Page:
Stack of Matzo traditional Jewish Passover bread

 

We’re just starting to get our bodies ready for summer and Boom, here comes Passover! How is one to pass over this holiday without putting on the pounds?

When faced with a large pile of matzo, one may respond with fear. Will this year’s Passover be similar to all other Passovers?

Four Questions

  1. Does matzo have gluten?
  2. Why can’t I get that high fructose corn syrup-free Coca-Cola they have in Israel here in America?
  3. Will I get constipated?
  4. Will my siblings find the Afikomen before I can?

The answers are yes, no one knows, not if you consume enough water along with your matzo, and, for me, no. Nobody hides the Afikomen in my family anymore. My brother hid it under the foyer rug one year and everyone walked all over it the entire night. Needless to say, we’ve swept that tradition under the rug. So to speak.

Bread of Affliction
You may wonder how you are going to avoid gaining weight over Passover when all those kosher for Passover products are so sugary and unhealthy. Chocolate covered marshmallows, anyone? Chocolate covered matzo? Those gross jelly ring things we hate but eat anyway?

I approach Passover just as I approached going gluten-free (doctor’s orders!). I don’t eat any of the processed specialty products with little nutritional value; I just avoid the offending foods, and otherwise eat as normally as I can.

Passover made easy:

  1. Throw out the chametz (for ⅓ of you that’s the gluten you already don’t eat). And if you don’t eat gluten, I’m assuming you won’t eat matzo, because it can only be made out of wheat, barley, rye, spelt, or oats. The big gluten-containing grains. (Oats, naturally gluten-free, are generally cross-contaminated during crop rotation and should be assumed to contain gluten unless labeled otherwise.)
  2. Avoid high fructose corn syrup. If my recent clients are any indication, most of you are confused and wary of that anyway.

All meat (except pork and other non-kosher meat and fowl, of course) and fruits and vegetables (except peas and corn for Ashkenazi, known as kitniyot – which also includes rice, lentils, soy beans, string beans, peanuts, mustard, sesame and poppy seeds) are kosher for Passover. So let this be a time for you to start that “cleanse” you keep meaning to do and forego all processed food items.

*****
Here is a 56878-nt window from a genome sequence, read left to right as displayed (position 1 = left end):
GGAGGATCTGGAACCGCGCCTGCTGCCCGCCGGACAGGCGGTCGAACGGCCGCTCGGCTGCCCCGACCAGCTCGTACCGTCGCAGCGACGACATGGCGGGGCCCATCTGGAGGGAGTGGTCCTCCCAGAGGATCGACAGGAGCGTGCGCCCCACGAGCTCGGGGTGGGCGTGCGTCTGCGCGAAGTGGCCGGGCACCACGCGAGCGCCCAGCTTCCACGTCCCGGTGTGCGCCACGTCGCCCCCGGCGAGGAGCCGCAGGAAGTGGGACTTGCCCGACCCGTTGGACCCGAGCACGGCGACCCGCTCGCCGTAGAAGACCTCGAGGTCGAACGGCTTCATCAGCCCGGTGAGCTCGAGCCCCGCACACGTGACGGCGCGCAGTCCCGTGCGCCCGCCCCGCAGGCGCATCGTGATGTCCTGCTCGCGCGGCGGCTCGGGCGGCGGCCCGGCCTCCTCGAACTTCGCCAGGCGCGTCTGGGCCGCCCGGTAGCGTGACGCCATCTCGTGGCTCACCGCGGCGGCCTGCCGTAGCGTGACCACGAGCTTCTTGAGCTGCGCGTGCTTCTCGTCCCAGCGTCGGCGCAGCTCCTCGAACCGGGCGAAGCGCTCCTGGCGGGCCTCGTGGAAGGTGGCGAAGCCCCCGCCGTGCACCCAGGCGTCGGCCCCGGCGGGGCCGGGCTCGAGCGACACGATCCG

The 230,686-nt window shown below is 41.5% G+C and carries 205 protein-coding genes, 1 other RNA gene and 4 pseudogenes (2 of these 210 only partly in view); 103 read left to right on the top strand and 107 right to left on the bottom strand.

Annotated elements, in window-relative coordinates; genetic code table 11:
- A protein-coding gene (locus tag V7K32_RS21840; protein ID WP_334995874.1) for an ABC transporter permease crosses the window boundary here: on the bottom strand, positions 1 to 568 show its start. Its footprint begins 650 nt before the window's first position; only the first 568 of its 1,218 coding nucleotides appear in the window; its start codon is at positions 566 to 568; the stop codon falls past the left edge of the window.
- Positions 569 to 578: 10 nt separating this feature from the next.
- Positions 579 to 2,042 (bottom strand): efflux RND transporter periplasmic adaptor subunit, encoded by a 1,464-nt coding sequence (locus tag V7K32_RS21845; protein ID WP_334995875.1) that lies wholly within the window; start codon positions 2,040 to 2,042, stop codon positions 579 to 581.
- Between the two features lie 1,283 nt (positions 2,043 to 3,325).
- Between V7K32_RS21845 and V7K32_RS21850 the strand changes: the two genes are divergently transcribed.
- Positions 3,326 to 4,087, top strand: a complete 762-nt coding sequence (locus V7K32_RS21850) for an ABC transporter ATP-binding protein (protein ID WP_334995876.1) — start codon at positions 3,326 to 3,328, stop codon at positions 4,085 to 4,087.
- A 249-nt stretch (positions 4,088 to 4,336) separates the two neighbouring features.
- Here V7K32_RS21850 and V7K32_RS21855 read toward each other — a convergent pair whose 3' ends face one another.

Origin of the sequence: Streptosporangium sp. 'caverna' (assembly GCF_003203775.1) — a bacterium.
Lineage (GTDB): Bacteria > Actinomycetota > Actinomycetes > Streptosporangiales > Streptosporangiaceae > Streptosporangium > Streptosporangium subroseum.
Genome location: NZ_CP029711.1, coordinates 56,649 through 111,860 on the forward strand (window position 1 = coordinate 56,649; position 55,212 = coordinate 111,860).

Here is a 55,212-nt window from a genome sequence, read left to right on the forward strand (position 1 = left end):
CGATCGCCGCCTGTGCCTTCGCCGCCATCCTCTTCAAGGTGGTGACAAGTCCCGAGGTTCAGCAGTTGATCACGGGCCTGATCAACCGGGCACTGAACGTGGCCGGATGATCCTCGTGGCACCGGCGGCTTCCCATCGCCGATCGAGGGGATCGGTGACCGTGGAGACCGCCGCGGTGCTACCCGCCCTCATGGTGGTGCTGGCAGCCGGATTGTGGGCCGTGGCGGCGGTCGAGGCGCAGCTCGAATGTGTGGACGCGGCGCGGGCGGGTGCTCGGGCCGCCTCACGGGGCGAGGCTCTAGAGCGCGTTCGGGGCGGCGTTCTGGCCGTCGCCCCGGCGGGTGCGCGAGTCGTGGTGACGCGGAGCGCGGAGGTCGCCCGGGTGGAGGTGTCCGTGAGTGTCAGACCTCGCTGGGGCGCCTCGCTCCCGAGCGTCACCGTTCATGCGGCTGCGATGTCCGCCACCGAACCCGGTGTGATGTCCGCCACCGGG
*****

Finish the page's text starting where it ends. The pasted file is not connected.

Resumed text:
If you do it the right way, you may even lose weight over Passover.

“Let my people go!”
Now some people aren’t trying to not gain weight over Passover. And for them that surprisingly takes considerably more effort. And by effort, I mean having their lap band loosened. Yep, my source (Rabbi) told me this is actually a common practice. People who have had lap band surgery get it loosened before Passover; tightened after. And I thought it was a pain to get my braces off for my Bat Mitzvah.

I guess some take that “reclining” edict as far as they can.

Speaking of indulging, should you choose to go for the matzo, beware of the possibility of constipation. Make sure you drink plenty of water, and, in my opinion, just don’t indulge in matzo.

Although, my wheat-free (for health reasons) Rabbi told me he made Spelt matzo and feels fantastic.

Our Cup Runneth Over
Is it a sin to forego the matzo? Not if you drink the four cups of wine. I just made that up.

However, Passover is the only time my father will chastise me if my wine glass isn’t continually full. Guess we can file that one under Pros.

And my mother just alerted me that she found kosher for Passover Peppermint Patties. It seems they really want me to come home for those Seders. Peppermint also has digestive benefits.

Extra tidbit: To help avoid weight gain, take a nice walk after that filling Seder. The weather is getting nice, and you probably need an excuse to distance yourself from those bitter family members. I mean herbs.